This gorgeous Utah brown fell for a Higa’s S.O.S. nymph fished deep.
photo courtesy Falcon’s Ledge and Castaway Films
Ryan Davis was fishing Utah’s Duchesne River with the guys from Falcon’s Ledge last week, when he laid into this gorgeous brown trout. Ryan was nymphing a deep hole with a Higa’s S.O.S. nymph, which just happens to have been invented by Spencer Higa, who works at the lodge. One of the cameramen behind Castaway Films, Ryan was in the Beehive State to shoot images and video for an upcoming project.
Dogs take part in many of our more heroic endeavors, from military action to disaster relief to aiding the disabled. But this doesn’t happen without an exceptional amount of training. This short video shows dogs from Wasatch Backcountry Rescue, a nonprofit organization in Utah, getting ready for the upcoming season. These are beautiful animals, and they are doing important work for the good of mankind. Bravo.
Cal Bird owned a small fly shop in San Francisco in the 1940s and ’50s, and he created the Bird’s Nest in 1959 as a caddis-pupa imitation to use on the Truckee River. Most anglers now consider it an attractor pattern for use in a wide variety of angling situations. The original recipe called for a dubbing mix of Australian possum and dyed coyote and wood-duck flank fibers for the tail and legs, although many tiers now use. . .
Do you ever have trouble getting a new knotless, tapered leader from the package to the end of your line? When I was a guide, I used to watch anglers struggle with this all the time. Sometimes they’d end up with a tangle bad enough that they’d just grab a new leader and start over. At about $3.50 a pop, that’s an expensive mistake if it happens often enough. The truth is, unraveling a prepackaged leader is quite simple if you know a couple of tricks. Here’s a technique shown to me by my friend Macauley Lord one day on the banks of the Rapid River in Maine. You should never ruin a new leader again!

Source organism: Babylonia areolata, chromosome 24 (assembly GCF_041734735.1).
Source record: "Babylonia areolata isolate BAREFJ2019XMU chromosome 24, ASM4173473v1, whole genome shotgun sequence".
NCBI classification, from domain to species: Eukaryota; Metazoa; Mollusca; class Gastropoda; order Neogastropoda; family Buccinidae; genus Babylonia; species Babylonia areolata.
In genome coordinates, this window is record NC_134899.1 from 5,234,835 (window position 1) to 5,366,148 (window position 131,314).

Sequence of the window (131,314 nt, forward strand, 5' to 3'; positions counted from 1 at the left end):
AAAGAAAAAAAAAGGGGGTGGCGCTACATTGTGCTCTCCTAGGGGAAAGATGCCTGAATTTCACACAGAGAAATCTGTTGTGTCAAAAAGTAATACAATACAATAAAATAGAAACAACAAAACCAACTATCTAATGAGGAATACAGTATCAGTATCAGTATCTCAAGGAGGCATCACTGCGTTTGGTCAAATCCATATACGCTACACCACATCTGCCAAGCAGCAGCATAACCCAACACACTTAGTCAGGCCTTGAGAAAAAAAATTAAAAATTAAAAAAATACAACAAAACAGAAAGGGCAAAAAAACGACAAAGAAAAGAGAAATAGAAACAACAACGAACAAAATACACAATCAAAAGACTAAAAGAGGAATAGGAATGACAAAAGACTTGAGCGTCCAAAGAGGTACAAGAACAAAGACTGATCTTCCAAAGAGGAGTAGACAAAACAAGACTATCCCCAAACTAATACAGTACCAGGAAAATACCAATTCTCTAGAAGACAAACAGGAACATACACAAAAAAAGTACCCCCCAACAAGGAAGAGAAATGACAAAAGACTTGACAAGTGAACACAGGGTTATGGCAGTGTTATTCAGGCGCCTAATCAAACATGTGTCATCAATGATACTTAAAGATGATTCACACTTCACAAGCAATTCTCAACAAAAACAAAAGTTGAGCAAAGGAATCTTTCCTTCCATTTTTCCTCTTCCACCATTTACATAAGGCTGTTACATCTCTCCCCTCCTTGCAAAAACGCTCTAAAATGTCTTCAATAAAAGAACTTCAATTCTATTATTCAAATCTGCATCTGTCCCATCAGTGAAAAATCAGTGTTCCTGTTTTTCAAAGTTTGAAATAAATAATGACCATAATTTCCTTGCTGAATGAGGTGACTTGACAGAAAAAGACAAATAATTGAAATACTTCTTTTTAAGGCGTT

Now is the time of year when many of us are getting our flu shots, but let’s not forget our canine companions. A report from KAALtv in Austin, Minnesota, highlights how important it is for dog owners to be on the lookout for canine influenza. The virus is called H3N8, is highly contagious, and was first discovered in dogs back in 2004. As the Center for Disease Control and Prevention page for dog flu makes clear, the virus is not very dangerous for about 80% of dogs, but others, . . .
The decision to teach your partner to fly fish may be more complicated than you think.
photo by Tom Rosenbauer
You know you’re dealing with a touchy subject when you have to begin with a disclaimer, but here goes: this post is not about gender. The points made here apply equally to men and women when the roles are reversed. I know several couples in which it is the female who is the passionate angler. The power dynamics are somewhat different, but the same rules apply. Okay, now that that’s out of the way. . .
Robin Kadet’s recent post about learning to fly fishing brings up a question I’ve heard a lot over the years: Is it a good idea to teach your spouse how to fly fish? In most cases, it’s a man wondering about his wife, but I know couples in which the wife is the hardcore angler, as well.
It’s that time of year, when saltwater game fish migrate southward down the Atlantic Coast, feeding voraciously on schools of baitfish along the way. Check out this great video of the carnage perpetrated by false albacore off the tip of New York’s Long Island, churning up the surface and practically coming right out of the water as they hammer their frightened prey. Looks like a great time to be casting a big Deceiver or Clouser. Hat tip: Moldy Chum.
This is no lodge experience. Hunting at Zeke’s Rooster Ranch is the North Dakota equivalent to a Vermont deer camp, only on a grander scale. During pheasant season, men and dogs congregate from all over the country to hunt pheasant and enjoy some time off the grid. To explain the history of how all these men are connected and how I got there would take. . . Click “Read More” to see the video.
Our friends at Orvis Bellevue (WA) posted this great picture of 11-year-old Graeme Sharp with a beautiful wild Klickitat hen. Graeme caught this beauty on October 2 with his father and guide Steve Joyce. Way to go Graeme!